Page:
Globally, comedy has always been a male bastion. Even though we have moved on from just a few people like Julia Louis-Dreyfus to a bigger bunch of voices now, like Tina Fey, Amy Poehler, Melissa McCarthy, Kristen Wiig, Kate McKinnon, Amy Schumer and Mindy Kaling, comedy as a genre is still seen as a masculine one. In India, the number of comediennes is much less in ratio, but, thankfully, growing in number. “Comedy, the art form, isn’t gender biased — it’s us,” says Nidhi Singh, who plays Tanya in TVF’s Permanent Roommates. “That’s probably because most people are comfortable with the more sweet, coy and ladylike persona of a woman than the funny, opinionated and unabashed side of hers. It’s just easier to identify with because of our conditioning. Although, there’s a shift that everyone can see and feel now, and slowly but most certainly these parameters are changing. We do have a long way to go.”


Maanvi Gagroo from Girliyapa and the recent TVF show, Tripling, agrees. “Think about it: girls having a good sense of humour are considered “mannish” or “tomboys” or one of the boys. Unless, of course, it’s the “dumb blonde” humour, which is considered a woman’s forte. This translates to the screen, too. Only the dumb lines are written for women, or self-deprecating dialogues making fun of their weight, skin colour or some physical feature.” The change that Nidhi is talking about is slow, but a visible one. Consider Mallika Dua. The comedienne went viral with a random video where she mimicked the various kinds of women you spot at Delhi’s Sarojini Market. Now quite popular for her Jat/Delhi/North Indian act, she is the face for the new DNA digital campaign, has worked with AIB and is a Girliyapa regular.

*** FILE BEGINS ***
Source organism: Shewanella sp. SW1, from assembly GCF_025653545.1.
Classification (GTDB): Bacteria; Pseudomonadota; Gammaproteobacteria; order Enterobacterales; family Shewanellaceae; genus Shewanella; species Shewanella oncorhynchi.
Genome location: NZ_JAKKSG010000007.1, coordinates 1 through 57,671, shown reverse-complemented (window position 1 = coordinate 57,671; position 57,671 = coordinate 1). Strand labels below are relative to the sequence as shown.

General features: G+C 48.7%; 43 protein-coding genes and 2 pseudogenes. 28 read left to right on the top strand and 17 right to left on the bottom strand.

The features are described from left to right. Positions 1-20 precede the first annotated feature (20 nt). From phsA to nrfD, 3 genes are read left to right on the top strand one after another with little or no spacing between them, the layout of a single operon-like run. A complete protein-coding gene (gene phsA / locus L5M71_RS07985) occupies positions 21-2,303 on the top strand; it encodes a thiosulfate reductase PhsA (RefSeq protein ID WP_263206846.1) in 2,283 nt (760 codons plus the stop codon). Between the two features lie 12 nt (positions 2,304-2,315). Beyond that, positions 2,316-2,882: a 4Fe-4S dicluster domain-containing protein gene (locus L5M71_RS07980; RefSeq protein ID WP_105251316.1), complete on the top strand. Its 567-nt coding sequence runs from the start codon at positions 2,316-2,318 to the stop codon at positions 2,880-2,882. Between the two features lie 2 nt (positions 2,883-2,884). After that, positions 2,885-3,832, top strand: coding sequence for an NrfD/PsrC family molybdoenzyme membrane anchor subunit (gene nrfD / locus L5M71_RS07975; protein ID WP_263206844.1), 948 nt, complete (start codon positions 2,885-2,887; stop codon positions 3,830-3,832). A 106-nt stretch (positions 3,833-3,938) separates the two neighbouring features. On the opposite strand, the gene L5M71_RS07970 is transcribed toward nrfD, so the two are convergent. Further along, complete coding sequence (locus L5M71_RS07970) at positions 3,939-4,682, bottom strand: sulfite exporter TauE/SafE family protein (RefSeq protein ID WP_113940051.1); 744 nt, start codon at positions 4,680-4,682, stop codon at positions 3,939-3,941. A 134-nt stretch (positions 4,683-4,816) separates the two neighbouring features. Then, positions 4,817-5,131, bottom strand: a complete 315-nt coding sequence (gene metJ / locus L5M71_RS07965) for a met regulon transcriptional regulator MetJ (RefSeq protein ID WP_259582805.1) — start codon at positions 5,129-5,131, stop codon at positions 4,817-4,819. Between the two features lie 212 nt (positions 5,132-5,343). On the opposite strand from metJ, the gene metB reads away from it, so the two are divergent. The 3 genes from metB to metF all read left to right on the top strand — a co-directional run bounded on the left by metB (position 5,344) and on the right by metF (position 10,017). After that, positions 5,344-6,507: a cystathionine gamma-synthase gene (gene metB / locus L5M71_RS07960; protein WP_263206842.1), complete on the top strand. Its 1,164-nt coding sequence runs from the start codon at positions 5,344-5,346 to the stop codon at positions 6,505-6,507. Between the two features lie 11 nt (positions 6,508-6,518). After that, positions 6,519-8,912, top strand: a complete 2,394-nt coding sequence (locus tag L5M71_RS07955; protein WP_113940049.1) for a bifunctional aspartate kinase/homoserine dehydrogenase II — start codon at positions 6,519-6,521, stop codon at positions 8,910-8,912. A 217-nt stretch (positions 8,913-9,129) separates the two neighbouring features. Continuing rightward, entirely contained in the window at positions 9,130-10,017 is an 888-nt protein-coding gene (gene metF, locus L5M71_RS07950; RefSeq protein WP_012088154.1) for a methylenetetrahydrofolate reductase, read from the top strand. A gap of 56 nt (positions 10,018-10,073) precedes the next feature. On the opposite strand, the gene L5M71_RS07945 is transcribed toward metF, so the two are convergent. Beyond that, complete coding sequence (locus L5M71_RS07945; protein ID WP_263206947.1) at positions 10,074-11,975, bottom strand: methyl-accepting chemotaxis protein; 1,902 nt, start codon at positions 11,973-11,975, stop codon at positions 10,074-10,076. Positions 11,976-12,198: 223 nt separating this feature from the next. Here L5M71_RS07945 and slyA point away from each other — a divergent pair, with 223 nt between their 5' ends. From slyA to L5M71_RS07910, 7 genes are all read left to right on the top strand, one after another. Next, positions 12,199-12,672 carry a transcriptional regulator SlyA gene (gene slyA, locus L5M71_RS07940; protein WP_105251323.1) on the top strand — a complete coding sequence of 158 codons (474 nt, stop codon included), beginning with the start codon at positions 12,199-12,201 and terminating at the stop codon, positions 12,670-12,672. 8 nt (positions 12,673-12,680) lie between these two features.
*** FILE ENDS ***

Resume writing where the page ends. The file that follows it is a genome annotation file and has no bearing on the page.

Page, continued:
Dua is not your regular campus hottie. In a Girliyapa episode, she goes into a full-blown tirade on how men don’t hit on average-looking women, only to diss a guy who starts checking her out — a commentary on the hypocrisy that women often exhibit. “I am sure we all would agree that women are all those shades and a lot more than what we see on the web,” says Nidhi. “That’s the reason why our viewers find the content relatable. My small life and humbling experiences tell me that the performing arts, be it in any form or on any platform, inspire and fuel change.” Maanvi is a tad more practical about the effects of the content. “The change won’t happen overnight. We are not sure whether it will happen at all, but at least there’s the starting of a discussion. For example, after Pitchers, the relationship between Naveen and Shreya has been extensively dissected on social media. So finally there are two voices representing the two sexes. For me, reading the comments on my videos is one of my favourite pastimes. It tells me so much about the views and mentality — progressive or otherwise — of our viewers and the millennials.”